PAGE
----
Cinnamon Buns & Childhood memories, SOLLY’S BAGELRY (Vancouver)

Vancouver, where these cinnamon buns make me nostalgic for childhood holidays in this city.

“In the mind’s eye, a fractal is a way of seeing infinity.”

James Gleick, from Chaos, 1987

We saw shadows of the morning light, the shadows of the evening sun, till the shadows and the light were one.”

Jane’s Addiction, from Three Days, Ritual de lo Habitual, 1990.


By opening time at 7am, the smells of warm dough and coffee are already swirling around Solly’s bakery and the place is a buzz with bagel worshippers, bleary-eyed commuters, and caffeine-fixers. The counters burgeon with bagels high-stacked in assorted pyramids: poppy-seed, sesame-seed, onion, cinnamon and plain. But my senses are invariably drawn to the inviting tray of cinnamon buns and chocolate babkas; cuboid confectionery etched with characteristic spirals; an array which bedazzles the eyes with an optic illusion of rotating bakery. They are alive. They are calling me.

Solly’s cinnamon buns are magical. They first seduce you with their sweet spicy scent, a serenade of homely comfort. Then, as you scoop it out of the box, you feel its weight – substantial, hefty – this is a bun that’s making its mark on the world, impressing itself on the Earth’s gravitational force. Next comes the squidge, that deeply satisfying sensation as you hold the bun and flex your fingers into its cushiony sides, taking sensuous pleasure in its initial give and then firmer resistance, before it slowly springs back to its original form.

Next, you feel for an opening, smoothing fingers carefully over the crusty surface like trying to locate the serrated edge of a sellotape roll. Then, slowly unfurl the dough like peeling off wispy threads of candy floss, tearing pieces off and easing them into the mouth as you go. The outer crust crunches lightly, soon yielding its soft pillowy interior. Like dense marshmallow, there’s an initial chew, but this soon melts into the surrounding smother of sticky cinnamon paste. And finally the taste: buttery sweetness, warming spice and doughy deliciousness.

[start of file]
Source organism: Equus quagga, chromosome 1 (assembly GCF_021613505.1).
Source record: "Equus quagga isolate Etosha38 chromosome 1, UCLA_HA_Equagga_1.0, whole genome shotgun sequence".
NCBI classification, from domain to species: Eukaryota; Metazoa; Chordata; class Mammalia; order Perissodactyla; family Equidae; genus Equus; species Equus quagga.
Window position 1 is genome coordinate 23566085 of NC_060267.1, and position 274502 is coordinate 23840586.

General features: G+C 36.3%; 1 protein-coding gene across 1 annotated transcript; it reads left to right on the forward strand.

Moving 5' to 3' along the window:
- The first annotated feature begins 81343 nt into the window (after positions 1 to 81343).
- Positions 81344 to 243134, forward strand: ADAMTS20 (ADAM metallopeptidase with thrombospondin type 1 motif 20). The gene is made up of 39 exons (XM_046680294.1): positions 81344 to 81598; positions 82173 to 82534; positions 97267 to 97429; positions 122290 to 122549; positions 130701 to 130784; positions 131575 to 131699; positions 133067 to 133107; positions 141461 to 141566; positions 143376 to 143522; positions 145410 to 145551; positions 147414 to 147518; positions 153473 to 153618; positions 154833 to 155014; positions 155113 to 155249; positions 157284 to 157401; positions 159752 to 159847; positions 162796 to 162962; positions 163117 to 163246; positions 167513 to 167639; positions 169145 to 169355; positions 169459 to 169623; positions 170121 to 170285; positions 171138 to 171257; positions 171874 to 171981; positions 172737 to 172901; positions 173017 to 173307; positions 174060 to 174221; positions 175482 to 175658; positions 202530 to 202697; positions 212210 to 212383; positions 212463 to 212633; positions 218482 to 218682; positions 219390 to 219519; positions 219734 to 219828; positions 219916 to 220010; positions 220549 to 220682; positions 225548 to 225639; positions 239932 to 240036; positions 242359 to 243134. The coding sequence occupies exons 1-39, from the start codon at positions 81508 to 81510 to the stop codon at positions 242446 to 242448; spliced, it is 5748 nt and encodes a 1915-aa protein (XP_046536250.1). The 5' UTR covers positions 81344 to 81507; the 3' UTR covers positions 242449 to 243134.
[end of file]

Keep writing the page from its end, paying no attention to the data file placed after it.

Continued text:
As good as all this sounds – and those buns are beyond good – I’ve only told half the story. For you’ll find Solly’s not in London, nor anywhere in the UK, but 5000 miles away in Vancouver. And wrapped in its swirls and layers and embedded into the fabric of its doughy essence, are fond and vivid memories of my yearly childhood trips to this Canadian West-Coast city, home to my mum’s family.

It’s hard to write about Vancouver without first referencing its breath-taking natural setting, a world away from my Manchester childhood. To the west stretches the Pacific, whose blue waters gently spider their way across the city through its various inlets, whilst its waves gently crash onto the numerous sandy city beaches. Inland, the city is surrounded by towering mountains, under whose lofty grey peaks clouds calmly roll. Meanwhile the city itself is awash with an abundance of trees and greenery. In this way, the city is defined by its beautiful and idiosyncratic geography, and on this stunning canvas are painted layers of childhood memory.

We’d visit each year, staying with my Grandma, and do the rounds of aunts, uncles and cousins, and their respective dogs ( – a distinctive feature as my father’s family don’t do dogs, and their presence just added to other-worldliness of the place). Each year we’d do the same activities and eat at the same places, so that Vancouver became an annual pilgrimage of people, place and ritual.

Each year, we’d go cycling around Stanley Park, amaze at the toy and kite shops on Granville Island, and enjoy days out at Jericho beach. But what truly stands out are the specific seemingly-small details. When I was very young, such observations may’ve been almost insignificant, but just enough to have caught my childlike attention. And then, by dint of these snippets of experience being played out year after year, rituals that became cumulatively and increasingly enjoyed, they became embedded into the very fabric of Vancouver. My Vancouver. Layer upon layer of fond comforting memory. Swirl upon swirl.

The multi-coloured lakes of Canada’s Northwest Territories as seen from the air. The feel underfoot of the pebble-stone paving slabs that meandered through my Grandma’s apartment garden. The satisfyingly chunky buttons of the apartment lifts.The luminous bulbous glow of the driveway lights seen through jet-lagged eyes at 4am. The early-morning 60’s soundtrack from the cartoon ‘Rocket Robin Hood’. Glowing maps hovering over aquarium fish-tanks. Leaping joyously through garden sprinklers; assiduously timing runs under their ever-changing arcs. Spotting car license-plates with their myriad designs and slogans. Sea-planes flying low. The characteristic smell of underground car-parks.